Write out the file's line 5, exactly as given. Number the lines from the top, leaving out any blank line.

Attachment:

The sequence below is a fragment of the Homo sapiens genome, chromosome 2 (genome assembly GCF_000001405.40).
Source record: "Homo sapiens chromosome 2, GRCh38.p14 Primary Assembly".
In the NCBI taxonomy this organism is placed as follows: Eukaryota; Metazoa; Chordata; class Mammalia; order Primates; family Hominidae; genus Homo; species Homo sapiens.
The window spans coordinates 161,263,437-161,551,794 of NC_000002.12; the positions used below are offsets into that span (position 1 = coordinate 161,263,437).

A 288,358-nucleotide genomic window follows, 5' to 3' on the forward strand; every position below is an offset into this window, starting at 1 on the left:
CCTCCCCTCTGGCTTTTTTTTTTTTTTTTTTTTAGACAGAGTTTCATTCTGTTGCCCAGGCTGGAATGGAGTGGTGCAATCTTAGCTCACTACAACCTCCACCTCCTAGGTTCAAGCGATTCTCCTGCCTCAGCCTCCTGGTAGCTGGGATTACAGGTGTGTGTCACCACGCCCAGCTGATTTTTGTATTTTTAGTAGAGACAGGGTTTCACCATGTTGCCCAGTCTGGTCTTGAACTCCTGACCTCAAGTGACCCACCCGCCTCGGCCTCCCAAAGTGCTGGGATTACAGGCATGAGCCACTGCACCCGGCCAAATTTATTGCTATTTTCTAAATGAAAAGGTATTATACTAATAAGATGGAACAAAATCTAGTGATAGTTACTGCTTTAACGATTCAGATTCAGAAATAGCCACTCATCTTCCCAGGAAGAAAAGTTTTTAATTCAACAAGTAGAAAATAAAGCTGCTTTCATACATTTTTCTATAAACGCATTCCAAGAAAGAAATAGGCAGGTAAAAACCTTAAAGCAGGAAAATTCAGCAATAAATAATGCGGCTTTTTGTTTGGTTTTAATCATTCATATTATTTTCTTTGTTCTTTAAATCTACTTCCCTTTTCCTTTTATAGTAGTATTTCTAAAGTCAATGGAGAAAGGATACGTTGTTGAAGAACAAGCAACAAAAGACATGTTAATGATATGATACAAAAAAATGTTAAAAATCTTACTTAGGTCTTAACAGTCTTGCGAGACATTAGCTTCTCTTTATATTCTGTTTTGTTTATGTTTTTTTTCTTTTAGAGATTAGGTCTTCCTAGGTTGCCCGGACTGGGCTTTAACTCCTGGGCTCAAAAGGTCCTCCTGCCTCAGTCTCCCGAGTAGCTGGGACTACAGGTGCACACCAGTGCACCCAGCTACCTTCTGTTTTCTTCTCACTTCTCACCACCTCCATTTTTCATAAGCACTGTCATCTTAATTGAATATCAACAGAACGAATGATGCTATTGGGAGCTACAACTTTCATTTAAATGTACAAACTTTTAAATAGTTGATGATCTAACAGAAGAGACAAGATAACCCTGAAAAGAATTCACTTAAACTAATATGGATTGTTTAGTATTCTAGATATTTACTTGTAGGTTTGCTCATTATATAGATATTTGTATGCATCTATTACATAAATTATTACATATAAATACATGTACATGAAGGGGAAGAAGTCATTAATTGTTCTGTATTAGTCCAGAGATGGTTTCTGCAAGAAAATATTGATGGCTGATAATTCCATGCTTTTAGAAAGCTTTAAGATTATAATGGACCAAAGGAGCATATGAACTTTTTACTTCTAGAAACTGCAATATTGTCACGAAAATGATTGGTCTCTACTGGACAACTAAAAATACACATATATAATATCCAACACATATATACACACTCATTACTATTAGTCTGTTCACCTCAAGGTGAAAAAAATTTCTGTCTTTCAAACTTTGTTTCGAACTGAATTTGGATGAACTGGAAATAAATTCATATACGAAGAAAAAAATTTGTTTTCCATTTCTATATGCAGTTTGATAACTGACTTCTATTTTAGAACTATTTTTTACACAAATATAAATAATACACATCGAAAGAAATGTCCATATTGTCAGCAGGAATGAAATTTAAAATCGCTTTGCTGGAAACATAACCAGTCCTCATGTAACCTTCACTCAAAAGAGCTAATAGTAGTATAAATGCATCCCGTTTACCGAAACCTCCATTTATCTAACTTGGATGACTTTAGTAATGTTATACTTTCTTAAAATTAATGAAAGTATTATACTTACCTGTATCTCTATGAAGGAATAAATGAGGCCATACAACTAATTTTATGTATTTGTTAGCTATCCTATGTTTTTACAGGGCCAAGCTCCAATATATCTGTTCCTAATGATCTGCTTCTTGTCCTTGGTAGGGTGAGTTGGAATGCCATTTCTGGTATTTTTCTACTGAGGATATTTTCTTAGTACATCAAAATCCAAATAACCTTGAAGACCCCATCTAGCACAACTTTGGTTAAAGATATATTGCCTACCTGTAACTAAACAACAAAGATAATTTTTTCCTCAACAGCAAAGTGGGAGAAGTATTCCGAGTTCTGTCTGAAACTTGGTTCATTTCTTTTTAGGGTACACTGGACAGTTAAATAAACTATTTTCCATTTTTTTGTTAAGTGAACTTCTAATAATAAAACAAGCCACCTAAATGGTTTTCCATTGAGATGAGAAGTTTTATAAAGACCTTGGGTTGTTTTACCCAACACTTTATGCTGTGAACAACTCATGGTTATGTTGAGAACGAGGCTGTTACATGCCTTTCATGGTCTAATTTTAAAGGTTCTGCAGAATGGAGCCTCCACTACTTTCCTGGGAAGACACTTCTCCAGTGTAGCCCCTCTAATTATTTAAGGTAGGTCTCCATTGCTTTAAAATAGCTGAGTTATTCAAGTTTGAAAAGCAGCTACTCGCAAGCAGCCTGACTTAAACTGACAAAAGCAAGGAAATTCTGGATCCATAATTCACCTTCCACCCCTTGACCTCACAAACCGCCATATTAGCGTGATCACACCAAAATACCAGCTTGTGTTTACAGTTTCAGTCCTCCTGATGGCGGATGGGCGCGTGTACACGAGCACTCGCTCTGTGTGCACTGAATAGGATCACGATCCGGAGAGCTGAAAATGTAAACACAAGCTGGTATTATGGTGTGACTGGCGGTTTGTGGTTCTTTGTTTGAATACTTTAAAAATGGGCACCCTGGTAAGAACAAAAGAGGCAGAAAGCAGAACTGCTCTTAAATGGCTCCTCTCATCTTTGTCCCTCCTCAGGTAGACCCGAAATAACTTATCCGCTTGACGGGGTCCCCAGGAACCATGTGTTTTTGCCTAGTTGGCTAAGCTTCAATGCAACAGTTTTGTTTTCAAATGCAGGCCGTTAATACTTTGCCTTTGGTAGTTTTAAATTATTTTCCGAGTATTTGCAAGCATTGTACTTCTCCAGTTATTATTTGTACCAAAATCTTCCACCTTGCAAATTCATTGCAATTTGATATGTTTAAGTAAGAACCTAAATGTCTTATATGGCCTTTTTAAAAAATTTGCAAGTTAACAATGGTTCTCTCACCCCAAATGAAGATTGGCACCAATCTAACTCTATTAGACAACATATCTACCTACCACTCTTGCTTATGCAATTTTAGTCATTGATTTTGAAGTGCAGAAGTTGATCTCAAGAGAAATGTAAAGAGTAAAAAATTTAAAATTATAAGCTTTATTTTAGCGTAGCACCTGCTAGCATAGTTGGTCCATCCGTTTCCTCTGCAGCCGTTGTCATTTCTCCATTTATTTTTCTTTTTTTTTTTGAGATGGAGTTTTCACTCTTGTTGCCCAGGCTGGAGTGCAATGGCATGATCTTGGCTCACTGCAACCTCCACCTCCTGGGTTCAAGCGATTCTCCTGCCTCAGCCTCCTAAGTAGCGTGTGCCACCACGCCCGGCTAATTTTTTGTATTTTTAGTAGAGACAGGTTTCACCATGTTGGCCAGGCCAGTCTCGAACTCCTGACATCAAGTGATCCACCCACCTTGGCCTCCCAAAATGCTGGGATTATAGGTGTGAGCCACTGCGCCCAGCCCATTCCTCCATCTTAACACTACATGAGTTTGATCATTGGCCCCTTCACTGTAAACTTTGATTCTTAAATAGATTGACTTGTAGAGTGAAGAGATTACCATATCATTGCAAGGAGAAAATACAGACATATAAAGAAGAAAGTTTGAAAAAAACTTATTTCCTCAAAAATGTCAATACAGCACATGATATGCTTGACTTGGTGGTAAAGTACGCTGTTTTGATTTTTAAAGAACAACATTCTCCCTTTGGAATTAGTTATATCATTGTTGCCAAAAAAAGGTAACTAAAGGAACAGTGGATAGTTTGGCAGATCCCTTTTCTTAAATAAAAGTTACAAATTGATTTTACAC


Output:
A 288,358-nucleotide genomic window follows, 5' to 3' on the forward strand; every position below is an offset into this window, starting at 1 on the left: